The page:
Reports from a range of countries involved in FTTP networks indicate that there are no single applications that require fibre, but that it is the total capacity that is needed as a utility in order to ensure the usefulness of the applications and services to the end-users. Within households, multiple users are simultaneously using broadband more and more, and also simultaneously using a range of devices. FTTP allows for good user experiences at these peak-hours.

It is not that each of these users or apps requires a gigabit of capacity, but the overall performance of all of the activities can be much better guaranteed if there is sufficient capacity available.

While the jury is still out on mass market demand of 4K TV, at the Pacific Telecoms Conference in Hawaii earlier this month, NHK already demonstrated the next level up; Super 8K HD TV. It received great reviews but requires a 90Mb/s channel for delivery. As we speak IPTV is taking Australia by storm, whatever way we look at it there is no doubt that every single year more capacity will be required, as the importance of this market, and its size in the number of (video-based) services and applications, continues to grow.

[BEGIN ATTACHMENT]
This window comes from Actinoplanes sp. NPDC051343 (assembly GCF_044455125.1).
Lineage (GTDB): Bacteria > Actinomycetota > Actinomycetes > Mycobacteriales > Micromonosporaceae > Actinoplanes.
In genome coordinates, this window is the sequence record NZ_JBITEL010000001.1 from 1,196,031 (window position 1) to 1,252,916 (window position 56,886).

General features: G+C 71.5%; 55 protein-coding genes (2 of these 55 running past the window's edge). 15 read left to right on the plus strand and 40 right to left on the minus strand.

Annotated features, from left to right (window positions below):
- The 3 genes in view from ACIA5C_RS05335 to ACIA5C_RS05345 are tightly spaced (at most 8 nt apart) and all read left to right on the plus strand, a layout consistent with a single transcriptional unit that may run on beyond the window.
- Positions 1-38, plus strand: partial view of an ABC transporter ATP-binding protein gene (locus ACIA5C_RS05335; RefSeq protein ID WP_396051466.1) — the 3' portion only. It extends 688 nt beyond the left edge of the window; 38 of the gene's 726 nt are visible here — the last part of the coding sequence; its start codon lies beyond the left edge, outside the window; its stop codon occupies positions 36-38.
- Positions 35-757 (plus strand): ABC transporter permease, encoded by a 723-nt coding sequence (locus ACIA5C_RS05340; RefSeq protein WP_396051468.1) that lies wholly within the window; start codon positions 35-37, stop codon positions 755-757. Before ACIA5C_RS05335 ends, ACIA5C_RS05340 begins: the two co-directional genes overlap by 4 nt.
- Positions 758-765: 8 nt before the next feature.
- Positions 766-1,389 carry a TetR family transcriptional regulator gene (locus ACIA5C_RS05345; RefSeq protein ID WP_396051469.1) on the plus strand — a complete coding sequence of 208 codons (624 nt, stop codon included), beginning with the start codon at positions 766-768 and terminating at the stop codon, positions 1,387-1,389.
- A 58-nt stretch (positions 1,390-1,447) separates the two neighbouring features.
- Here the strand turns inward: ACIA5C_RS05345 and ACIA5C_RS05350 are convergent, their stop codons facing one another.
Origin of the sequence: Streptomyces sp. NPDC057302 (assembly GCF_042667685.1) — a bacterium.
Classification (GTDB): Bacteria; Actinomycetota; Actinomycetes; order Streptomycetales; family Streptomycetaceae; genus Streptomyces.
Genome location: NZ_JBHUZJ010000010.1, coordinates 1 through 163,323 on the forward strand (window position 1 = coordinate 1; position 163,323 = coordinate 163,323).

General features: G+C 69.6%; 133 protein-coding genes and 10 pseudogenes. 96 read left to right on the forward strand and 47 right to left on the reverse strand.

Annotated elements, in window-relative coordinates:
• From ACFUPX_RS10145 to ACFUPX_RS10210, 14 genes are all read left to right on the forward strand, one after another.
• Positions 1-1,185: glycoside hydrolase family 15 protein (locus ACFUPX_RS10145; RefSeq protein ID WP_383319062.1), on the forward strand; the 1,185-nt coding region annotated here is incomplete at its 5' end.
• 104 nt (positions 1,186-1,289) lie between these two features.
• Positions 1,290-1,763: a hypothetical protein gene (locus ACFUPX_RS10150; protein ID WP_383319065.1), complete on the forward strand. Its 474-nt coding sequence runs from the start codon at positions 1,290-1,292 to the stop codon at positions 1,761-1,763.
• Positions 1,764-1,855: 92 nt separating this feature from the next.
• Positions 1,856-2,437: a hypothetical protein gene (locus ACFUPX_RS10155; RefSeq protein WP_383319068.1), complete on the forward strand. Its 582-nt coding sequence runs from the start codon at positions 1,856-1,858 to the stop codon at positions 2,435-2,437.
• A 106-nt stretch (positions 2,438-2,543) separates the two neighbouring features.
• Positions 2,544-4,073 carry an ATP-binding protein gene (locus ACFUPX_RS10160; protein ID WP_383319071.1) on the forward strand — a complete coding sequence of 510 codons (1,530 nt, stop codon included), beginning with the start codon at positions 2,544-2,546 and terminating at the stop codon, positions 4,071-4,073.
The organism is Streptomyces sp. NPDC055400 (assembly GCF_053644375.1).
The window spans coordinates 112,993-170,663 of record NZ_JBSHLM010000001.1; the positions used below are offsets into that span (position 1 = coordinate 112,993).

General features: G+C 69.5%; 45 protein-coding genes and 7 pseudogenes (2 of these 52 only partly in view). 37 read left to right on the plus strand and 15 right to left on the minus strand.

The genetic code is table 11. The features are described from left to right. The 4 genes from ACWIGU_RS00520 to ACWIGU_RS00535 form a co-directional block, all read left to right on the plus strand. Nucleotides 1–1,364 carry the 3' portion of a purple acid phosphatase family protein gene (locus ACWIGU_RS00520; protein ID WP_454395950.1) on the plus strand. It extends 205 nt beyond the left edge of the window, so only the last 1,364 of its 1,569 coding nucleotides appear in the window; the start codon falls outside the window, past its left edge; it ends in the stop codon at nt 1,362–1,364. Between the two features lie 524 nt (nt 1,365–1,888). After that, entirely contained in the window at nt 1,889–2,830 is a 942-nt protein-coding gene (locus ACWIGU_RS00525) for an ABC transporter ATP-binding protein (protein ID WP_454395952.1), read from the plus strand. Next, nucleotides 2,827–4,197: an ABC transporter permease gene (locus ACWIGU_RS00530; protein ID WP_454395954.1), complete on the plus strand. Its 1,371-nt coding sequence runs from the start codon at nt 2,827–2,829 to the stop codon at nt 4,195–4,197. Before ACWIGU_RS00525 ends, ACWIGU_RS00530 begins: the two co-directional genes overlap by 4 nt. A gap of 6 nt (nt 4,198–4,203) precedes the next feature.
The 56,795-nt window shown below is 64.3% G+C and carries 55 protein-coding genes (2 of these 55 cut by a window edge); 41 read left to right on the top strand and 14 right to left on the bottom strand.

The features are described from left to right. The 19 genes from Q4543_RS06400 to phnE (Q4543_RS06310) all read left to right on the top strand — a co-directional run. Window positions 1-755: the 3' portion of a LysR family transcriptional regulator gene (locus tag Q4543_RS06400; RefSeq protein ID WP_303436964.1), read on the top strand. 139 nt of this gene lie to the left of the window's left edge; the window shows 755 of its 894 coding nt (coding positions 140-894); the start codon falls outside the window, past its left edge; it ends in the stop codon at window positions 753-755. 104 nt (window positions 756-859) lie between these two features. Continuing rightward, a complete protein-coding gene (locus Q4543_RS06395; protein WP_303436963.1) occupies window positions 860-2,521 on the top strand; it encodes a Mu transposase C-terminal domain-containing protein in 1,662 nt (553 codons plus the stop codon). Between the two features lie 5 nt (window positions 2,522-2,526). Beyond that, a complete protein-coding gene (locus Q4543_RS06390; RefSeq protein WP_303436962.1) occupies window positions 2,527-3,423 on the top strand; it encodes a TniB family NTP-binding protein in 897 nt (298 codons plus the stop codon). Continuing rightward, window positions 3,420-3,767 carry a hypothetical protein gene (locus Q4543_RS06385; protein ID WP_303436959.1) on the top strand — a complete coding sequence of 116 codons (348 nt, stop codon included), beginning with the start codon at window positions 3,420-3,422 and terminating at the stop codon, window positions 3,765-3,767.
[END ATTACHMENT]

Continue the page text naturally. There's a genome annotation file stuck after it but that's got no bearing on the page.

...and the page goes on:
There is no way that the MTM network, as it rolls out in earnest from yet another delayed starting date of 2016, will be able to handle the capacity needed in 5 to 10 years. By that time Turnbull -- as the Communications Minister -- will be gone and forgotten, but his legacy as the ‘Minister of Lost Opportunities’ will remain.

This is an edited version of a post originally published on January 29. Paul Budde is the managing director of BuddeComm, an independent telecommunications research and consultancy company, which includes 45 national and international researchers in 15 countries.